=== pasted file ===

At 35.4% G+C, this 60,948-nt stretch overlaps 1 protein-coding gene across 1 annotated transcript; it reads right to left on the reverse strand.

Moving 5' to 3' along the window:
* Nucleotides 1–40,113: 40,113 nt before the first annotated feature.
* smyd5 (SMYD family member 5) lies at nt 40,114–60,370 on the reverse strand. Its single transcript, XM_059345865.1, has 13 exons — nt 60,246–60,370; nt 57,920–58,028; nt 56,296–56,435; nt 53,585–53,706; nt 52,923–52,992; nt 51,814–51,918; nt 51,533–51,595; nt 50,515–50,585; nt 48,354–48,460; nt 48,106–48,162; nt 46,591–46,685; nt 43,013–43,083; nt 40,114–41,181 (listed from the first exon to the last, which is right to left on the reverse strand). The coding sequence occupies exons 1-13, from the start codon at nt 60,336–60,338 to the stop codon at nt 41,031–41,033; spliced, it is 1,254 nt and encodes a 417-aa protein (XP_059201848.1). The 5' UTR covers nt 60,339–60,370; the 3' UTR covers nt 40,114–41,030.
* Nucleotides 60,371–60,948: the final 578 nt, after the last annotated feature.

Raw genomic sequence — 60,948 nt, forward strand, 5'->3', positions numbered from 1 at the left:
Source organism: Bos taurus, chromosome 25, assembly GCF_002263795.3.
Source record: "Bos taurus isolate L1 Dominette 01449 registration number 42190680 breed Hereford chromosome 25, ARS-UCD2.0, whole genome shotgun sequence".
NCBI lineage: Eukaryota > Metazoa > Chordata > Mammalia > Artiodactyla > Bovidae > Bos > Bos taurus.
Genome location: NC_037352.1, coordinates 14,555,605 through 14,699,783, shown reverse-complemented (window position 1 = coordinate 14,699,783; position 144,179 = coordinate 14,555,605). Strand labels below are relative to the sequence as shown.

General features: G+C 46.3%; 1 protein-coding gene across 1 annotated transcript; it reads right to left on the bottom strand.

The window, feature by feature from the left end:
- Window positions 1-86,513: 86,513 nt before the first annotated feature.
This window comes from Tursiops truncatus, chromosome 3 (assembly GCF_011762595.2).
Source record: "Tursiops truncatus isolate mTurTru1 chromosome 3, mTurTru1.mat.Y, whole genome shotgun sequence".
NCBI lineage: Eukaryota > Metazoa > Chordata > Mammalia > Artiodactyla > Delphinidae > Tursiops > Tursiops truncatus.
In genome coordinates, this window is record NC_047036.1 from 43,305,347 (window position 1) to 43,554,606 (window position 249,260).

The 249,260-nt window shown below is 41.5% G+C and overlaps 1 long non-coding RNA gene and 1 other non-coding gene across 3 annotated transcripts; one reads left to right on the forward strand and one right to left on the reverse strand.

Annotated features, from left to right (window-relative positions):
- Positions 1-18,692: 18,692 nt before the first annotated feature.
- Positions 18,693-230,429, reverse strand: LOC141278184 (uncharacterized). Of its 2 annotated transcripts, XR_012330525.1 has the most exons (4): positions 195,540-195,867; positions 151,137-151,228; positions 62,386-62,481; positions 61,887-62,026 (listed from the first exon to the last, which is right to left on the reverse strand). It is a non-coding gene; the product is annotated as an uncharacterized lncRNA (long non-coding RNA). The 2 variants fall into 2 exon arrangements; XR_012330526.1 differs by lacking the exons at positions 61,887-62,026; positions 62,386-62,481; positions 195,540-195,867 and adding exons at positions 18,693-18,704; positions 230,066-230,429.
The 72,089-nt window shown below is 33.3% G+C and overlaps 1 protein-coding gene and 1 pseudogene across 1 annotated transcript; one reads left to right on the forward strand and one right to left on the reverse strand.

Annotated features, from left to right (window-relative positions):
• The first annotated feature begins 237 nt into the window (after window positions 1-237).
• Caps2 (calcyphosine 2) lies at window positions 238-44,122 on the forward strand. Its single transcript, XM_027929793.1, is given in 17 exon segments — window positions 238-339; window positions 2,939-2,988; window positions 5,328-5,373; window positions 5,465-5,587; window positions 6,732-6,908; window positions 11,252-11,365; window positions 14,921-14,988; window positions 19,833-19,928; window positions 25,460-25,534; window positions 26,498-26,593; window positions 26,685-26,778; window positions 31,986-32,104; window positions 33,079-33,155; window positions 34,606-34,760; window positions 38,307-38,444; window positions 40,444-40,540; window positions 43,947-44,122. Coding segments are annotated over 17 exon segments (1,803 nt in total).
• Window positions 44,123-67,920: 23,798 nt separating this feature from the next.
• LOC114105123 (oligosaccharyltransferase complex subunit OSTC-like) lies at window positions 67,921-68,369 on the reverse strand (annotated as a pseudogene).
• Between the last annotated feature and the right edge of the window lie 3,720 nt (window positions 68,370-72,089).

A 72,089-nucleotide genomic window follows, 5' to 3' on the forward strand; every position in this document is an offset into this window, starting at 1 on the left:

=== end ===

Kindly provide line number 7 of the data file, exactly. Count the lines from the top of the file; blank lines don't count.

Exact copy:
Source organism: Bos taurus, chromosome 25, assembly GCF_002263795.3.